But I’m less anxious, more tolerant. A lot cooler, really. But still very far from being Master Yoda, and thankfully so.
It’s the same with love. Of course, you learn. But at the same time, let me assure you — you’re just as dumb in love at 39 as you were at 20.
But one of the most interesting of life’s adventures becomes a really pressing issue at 39.
Should you have a baby? Personally, I’m not someone who’s ever felt the biological clock ticking. I’ve thought about it from time to time, without getting too stressed, until last year, it hit me: if I want to have a child, it’s now or never.
And here again, I have to thank all of the women who make it possible to be so open about the subject.
In my entourage, and particularly in New York where people are so incredibly tolerant, I have friends who have made every possible choice. To have children. To not have children. To adopt. To have children late, to have children early. To have a child alone.
Think whatever you like, but all I see around me are very, very happy kids… It gives you, whether you’re with someone or not, a great freedom and a different way to see life’s big questions.
But you know what? In the end nature will decide. And that’s one of the great gifts of aging. The time is now. Live now. Make a decision. Become who you are.
[We'll see what the future holds for me -- it's much too complicated a subject to go into it here, but a lot of you have asked me about this, so I wanted to at least give some kind of response!]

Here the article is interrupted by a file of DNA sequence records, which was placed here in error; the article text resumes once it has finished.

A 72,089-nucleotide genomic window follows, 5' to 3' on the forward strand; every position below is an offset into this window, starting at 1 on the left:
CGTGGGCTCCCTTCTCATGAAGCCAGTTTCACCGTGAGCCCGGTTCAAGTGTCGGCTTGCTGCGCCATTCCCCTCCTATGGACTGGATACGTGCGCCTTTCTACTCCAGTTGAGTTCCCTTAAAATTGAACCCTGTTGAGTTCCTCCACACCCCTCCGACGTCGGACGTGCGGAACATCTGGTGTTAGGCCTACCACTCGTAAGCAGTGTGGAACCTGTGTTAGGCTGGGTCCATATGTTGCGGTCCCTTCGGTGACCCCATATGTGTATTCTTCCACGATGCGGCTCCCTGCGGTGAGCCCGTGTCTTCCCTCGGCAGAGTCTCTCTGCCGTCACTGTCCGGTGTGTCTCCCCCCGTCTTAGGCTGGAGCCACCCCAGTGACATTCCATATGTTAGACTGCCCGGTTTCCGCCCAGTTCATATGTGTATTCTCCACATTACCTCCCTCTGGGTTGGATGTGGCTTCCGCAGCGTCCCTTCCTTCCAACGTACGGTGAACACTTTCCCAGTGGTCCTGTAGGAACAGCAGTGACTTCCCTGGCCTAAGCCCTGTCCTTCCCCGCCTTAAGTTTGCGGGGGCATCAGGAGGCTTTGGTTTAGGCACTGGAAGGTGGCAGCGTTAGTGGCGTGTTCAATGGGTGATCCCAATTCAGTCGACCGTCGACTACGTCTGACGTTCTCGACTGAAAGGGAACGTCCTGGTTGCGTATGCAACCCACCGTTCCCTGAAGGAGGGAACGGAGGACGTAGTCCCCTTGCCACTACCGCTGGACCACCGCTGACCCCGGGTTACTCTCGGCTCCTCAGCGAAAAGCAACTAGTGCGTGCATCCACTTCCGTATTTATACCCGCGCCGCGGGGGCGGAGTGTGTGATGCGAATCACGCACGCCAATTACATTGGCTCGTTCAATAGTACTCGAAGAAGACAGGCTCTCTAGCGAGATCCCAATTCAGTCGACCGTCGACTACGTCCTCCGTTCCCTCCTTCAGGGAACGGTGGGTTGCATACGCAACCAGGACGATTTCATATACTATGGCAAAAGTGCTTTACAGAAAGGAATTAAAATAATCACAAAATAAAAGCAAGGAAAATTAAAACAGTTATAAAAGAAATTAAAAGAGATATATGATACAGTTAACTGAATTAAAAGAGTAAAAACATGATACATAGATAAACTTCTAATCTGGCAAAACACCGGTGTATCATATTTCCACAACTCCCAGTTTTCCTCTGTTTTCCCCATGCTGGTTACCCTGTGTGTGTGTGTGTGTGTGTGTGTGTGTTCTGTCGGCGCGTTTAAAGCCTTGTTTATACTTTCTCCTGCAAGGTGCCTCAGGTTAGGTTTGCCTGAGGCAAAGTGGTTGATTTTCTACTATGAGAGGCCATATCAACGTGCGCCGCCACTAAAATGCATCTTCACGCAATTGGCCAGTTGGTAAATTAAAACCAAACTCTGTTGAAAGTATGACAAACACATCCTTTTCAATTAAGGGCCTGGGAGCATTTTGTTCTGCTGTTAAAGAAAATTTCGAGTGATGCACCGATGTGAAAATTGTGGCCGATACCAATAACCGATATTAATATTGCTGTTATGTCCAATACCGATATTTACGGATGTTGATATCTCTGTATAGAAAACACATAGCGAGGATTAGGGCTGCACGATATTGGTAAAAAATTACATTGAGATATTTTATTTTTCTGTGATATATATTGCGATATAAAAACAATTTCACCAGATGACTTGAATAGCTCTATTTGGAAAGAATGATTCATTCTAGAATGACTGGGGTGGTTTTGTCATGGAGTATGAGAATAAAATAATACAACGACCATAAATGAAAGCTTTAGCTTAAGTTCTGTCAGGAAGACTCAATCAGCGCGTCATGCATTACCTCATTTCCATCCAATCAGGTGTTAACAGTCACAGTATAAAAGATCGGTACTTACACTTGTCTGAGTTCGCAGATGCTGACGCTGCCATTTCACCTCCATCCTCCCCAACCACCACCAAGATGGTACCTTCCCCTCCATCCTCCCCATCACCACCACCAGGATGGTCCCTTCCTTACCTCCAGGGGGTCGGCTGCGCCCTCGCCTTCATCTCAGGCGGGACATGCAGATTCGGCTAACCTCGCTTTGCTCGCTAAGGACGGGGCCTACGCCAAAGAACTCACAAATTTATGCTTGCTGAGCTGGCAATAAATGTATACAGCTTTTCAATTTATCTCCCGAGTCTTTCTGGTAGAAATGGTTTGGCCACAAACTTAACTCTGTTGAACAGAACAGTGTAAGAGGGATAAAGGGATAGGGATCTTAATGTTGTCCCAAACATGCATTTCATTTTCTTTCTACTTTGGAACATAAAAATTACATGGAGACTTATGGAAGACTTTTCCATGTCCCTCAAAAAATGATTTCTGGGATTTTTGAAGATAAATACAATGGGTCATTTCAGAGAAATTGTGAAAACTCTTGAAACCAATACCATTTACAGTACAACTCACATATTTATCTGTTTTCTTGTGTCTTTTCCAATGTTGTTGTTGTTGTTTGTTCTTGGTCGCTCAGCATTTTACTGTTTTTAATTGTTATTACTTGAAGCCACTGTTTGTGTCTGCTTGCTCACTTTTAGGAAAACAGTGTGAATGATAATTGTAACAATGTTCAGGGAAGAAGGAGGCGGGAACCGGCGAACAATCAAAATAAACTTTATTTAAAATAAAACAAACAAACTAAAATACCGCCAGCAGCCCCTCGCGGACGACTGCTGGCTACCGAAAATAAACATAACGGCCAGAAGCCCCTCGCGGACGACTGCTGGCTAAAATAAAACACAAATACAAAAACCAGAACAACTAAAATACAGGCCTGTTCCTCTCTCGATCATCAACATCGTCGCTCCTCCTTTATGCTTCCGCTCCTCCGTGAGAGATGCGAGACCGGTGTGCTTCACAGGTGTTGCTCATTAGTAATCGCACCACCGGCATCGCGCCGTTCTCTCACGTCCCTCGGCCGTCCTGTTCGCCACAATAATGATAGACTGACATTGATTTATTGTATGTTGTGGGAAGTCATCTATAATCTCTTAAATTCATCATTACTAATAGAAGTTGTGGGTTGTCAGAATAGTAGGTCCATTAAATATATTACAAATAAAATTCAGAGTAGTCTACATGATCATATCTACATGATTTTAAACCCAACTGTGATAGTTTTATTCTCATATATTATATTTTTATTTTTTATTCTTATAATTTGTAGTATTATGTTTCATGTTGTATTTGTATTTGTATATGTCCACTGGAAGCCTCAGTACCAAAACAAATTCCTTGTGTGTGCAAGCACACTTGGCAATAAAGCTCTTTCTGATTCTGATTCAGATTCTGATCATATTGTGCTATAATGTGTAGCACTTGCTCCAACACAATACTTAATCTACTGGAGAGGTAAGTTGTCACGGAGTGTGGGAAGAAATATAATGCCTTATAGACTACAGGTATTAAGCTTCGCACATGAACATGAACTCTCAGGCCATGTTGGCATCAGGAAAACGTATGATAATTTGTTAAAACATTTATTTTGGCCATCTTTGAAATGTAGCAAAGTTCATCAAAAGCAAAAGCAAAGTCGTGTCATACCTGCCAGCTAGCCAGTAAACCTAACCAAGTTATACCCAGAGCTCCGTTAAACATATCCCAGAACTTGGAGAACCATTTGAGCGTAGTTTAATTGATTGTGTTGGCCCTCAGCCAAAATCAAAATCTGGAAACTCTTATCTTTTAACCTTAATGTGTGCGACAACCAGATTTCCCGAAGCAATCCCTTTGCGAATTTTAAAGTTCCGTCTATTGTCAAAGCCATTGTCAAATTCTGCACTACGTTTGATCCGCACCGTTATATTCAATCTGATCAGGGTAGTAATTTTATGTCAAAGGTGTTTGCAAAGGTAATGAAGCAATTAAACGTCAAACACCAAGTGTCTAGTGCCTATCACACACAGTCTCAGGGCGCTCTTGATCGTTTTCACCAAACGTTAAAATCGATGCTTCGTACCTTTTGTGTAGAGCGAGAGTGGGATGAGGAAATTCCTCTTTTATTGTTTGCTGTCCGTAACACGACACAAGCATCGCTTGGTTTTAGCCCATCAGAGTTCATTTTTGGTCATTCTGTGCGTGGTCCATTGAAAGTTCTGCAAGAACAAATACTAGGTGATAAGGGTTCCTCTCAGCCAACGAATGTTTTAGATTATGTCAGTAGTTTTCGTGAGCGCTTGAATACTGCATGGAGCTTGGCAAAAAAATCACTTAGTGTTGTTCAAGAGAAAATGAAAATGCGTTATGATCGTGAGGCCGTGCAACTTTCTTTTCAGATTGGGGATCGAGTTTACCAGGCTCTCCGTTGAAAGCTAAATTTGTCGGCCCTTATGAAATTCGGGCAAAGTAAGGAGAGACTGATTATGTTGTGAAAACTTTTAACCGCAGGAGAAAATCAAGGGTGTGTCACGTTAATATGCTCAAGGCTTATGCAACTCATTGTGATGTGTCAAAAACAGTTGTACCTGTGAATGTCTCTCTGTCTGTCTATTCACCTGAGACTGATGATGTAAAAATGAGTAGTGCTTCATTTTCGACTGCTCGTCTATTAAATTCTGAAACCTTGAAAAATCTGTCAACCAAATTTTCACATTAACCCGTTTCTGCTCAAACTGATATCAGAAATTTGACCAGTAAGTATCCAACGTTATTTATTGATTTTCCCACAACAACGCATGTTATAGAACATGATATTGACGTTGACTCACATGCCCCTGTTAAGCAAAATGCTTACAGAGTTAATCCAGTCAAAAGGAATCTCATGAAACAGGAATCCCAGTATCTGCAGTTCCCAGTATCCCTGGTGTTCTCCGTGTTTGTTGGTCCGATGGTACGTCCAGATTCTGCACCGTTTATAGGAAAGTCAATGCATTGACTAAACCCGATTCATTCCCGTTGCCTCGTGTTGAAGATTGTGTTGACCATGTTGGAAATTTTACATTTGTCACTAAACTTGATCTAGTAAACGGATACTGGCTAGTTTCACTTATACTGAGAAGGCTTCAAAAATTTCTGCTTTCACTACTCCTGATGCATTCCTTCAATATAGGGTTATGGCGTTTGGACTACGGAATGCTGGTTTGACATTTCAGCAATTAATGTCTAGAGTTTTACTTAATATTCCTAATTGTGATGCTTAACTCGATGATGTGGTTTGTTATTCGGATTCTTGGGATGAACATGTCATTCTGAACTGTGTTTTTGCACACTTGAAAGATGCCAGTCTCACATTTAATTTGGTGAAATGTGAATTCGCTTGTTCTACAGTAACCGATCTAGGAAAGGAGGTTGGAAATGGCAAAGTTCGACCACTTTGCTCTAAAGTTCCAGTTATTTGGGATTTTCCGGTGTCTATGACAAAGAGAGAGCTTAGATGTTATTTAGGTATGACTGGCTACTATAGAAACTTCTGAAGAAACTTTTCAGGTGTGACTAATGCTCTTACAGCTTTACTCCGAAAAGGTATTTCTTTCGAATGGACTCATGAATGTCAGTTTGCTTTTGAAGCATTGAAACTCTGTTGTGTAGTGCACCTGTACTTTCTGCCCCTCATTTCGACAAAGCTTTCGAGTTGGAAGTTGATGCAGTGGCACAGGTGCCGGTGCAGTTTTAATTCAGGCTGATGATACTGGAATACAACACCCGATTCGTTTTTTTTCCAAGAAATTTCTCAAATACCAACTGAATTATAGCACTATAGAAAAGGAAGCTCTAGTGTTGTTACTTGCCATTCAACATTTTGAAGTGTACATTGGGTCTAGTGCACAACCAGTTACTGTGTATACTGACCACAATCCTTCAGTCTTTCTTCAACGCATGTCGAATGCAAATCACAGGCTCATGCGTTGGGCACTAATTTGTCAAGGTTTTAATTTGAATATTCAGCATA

There are other people’s opinions.
Not one day went by last week that people weren’t trying to reassure me about my age: “You’re so young!” (No.) or “Don’t worry, it’s going to be ok!” (Yeah, I know!) or just the wide eyes of my 23-year-old friends who were thinking something like, “Oh my god, I can’t even imagine, 39 is so long from now” (Nope, actually it comes really fast)(Time just keeps speeding up, actually).
Obviously, it makes me laugh, because I’m cool with it — I worked on it, I prepared myself, I thought about it, I know who I am. But what bothers me is that even with everything I’ve said here so far, there are always so many prejudices about age — especially against women.
People who say a woman is “beautiful for her age” (No. She’s just beautiful). The women who don’t dare tell people their age, or lie about it (lots of guys have this problem, too, don’t think that because it’s easier for them to age, they are less finicky about it)
Or people who call women “cougars” for being with a younger man. Let’s not even start with prejudice at work…
[I have a friend who never tells anyone her age and do you want to know what her problem is? People never stop asking her about it. By trying to protect herself, she turned it into the main topic of conversation about her.]
Thankfully, in 2014, we see women from all generations talking openly about their age. They’re not ashamed. They age with grace and confidence, and have fun with it. That’s the kind of woman I want to be.
It’s a powerful thing to accept yourself in all of your truth. It also takes the drama out of it when you express yourself openly and honestly.
And if you try to cling to a false youth, that just means you’re trapped in the past.
It’s much more liberating to live and enjoy your age, because that’s what opens the door to the future.
For yourself, and for everyone else.
So many happy birthdays to you all and a big kiss!!!
Translated by Andrea Perdue.